Border opens to Sydneysiders today


Greater Sydney will finally be removed from the Northern Territory's coronavirus hotspot list for the first time since July 17.

The easing of restrictions means that from midnight tonight, more than five million Sydney residents - or anyone who has recently spent time in the NSW capital - will be able to enter the NT without two weeks of quarantine at their own expense.

There were fears the decision to revoke the city's COVID-19 hotspot status could be at threat after NSW recorded 12 new infections on Thursday.

However, while NT Chief Health Officer Dr Charles Pain said authorities would keep a close eye on the unfolding situation, the plan would still be going ahead.

"I am also confident in the thorough testing and contact tracing response in NSW, and that this outbreak is contained," Dr Payne told reporters during a press conference on Thursday.

"With this advice and our own review of the evidence, I remain confident about revoking greater Sydney as a hotspot from tomorrow."

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Sydneysiders will be able to travel freely in the NT from Friday.
Sydneysiders will be able to travel freely in the NT from Friday.

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The announcement comes hot on the heels of a tough deadline handed down to NSW by Queensland Premier Annastacia Palaszczuk, when she gave the state just 48 hours to discover where three new cases in Sydney started from.

If NSW fails to do so, the planned reopening of Queensland to NSW residents on November 1 could be postponed.

Speaking to media on Thursday, Ms Annastacia Palaszczuk said she's not "ruling out" any decisions regarding the border just yet.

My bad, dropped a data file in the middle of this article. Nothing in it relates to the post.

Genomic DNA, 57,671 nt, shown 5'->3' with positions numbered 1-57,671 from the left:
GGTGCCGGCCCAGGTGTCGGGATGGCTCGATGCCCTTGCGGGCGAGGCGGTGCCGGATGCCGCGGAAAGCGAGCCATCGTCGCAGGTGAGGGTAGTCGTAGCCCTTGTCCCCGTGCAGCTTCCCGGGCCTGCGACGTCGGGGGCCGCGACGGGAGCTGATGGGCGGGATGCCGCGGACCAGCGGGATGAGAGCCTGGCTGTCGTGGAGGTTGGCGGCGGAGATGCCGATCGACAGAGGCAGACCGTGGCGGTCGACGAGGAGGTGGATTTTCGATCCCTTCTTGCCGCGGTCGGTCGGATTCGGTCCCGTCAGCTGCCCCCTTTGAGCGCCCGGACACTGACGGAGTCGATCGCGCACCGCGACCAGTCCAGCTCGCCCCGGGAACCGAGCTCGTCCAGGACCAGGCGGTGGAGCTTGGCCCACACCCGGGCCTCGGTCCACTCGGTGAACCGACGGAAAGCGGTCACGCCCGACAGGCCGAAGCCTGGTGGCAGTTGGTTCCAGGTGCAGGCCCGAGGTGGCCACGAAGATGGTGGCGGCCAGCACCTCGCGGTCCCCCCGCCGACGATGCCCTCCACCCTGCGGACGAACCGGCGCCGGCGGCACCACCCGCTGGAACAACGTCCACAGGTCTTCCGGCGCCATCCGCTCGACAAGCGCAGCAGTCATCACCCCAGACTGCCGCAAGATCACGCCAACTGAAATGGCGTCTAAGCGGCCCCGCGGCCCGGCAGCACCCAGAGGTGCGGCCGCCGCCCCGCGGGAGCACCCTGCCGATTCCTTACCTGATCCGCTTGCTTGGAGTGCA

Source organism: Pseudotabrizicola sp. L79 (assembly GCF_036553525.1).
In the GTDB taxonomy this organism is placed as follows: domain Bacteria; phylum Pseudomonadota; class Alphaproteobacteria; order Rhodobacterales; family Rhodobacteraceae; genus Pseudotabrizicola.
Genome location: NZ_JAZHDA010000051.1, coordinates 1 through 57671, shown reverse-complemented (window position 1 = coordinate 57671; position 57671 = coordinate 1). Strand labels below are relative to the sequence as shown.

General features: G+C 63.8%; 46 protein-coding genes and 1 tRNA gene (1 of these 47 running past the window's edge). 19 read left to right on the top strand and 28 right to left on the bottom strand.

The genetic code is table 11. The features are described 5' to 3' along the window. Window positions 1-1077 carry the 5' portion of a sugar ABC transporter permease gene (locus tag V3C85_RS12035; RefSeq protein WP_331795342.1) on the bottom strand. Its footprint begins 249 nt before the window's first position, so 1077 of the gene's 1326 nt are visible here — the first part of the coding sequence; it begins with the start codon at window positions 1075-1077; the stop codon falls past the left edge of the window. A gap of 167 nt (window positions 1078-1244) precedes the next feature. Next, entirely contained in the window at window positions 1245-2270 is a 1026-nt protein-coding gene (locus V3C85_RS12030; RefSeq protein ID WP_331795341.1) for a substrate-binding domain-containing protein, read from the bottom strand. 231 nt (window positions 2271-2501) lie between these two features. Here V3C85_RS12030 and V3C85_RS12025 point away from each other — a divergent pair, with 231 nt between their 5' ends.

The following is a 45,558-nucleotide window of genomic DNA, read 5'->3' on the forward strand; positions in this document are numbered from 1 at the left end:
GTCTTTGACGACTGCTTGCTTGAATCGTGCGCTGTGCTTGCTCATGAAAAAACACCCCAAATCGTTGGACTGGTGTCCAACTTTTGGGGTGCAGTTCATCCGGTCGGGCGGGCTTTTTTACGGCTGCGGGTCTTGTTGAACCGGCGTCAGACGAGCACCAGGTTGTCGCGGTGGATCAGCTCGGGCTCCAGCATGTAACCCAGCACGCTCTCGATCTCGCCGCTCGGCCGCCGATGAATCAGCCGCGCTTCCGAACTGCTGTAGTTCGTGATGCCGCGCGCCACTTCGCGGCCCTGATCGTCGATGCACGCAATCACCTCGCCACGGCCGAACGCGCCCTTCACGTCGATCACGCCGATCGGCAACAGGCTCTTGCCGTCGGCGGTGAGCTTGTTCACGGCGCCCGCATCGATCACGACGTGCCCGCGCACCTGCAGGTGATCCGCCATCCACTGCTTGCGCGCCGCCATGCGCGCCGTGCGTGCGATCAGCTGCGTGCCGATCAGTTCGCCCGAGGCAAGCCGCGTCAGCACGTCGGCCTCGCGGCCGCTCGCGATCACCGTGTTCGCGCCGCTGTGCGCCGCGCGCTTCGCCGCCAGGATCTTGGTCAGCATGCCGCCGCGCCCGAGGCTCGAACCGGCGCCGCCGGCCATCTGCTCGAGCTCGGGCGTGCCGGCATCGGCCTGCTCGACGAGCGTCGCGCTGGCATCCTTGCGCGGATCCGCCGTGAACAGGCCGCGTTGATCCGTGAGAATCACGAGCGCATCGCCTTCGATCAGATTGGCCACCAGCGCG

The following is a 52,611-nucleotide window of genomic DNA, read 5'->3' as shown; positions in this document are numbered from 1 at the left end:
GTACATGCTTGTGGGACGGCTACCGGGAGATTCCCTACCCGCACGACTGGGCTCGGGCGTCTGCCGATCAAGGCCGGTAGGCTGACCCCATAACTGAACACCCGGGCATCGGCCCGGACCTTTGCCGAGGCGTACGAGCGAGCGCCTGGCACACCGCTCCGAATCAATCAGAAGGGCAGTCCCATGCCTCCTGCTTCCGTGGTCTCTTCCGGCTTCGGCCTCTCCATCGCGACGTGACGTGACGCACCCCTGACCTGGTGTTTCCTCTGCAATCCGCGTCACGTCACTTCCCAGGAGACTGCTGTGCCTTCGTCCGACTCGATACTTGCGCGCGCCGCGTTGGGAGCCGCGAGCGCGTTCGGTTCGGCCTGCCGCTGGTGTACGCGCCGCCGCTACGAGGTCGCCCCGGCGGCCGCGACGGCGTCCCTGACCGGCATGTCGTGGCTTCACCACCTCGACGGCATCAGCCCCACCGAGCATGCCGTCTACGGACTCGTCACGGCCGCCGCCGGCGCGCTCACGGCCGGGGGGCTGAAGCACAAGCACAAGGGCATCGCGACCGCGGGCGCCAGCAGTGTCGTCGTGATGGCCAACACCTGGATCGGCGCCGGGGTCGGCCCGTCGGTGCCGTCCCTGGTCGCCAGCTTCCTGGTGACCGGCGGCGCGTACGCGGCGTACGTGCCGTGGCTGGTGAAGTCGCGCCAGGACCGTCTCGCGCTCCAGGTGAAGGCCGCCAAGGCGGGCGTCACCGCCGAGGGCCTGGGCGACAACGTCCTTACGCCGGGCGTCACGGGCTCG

"If the New South Wales Premier is on high alert about those cases, I'm on high alert," she said on Thursday.

"We are not ruling out anything at the moment. There's another 24 hours for them to look at where those cases came from.

"We hope NSW gets on top of those cases very quickly."

Meanwhile, Prime Minister Scott Morrison has joined a growing list of Coalition members to blast Western Australia's Premier, Mark McGowan, over his state's border closure.

At the moment, a reopening date has not been set, and today Mr Morrison accused the Premier of acting in economic rather than public health interests.

"These arrangements should be in place for health reasons only, and the health reasons have to be clearly stated, and they have to be reasonable, and it's up to the premiers to justify those things," Mr Morrison told 2GB radio on Thursday.

"I was disappointed to hear him say the border seems to be there as some form of economic protectionism.

"Locking people in the state so they won't spend money in other parts of the country, well that's not the Australian way."

Originally published as Border opens to Sydneysiders today

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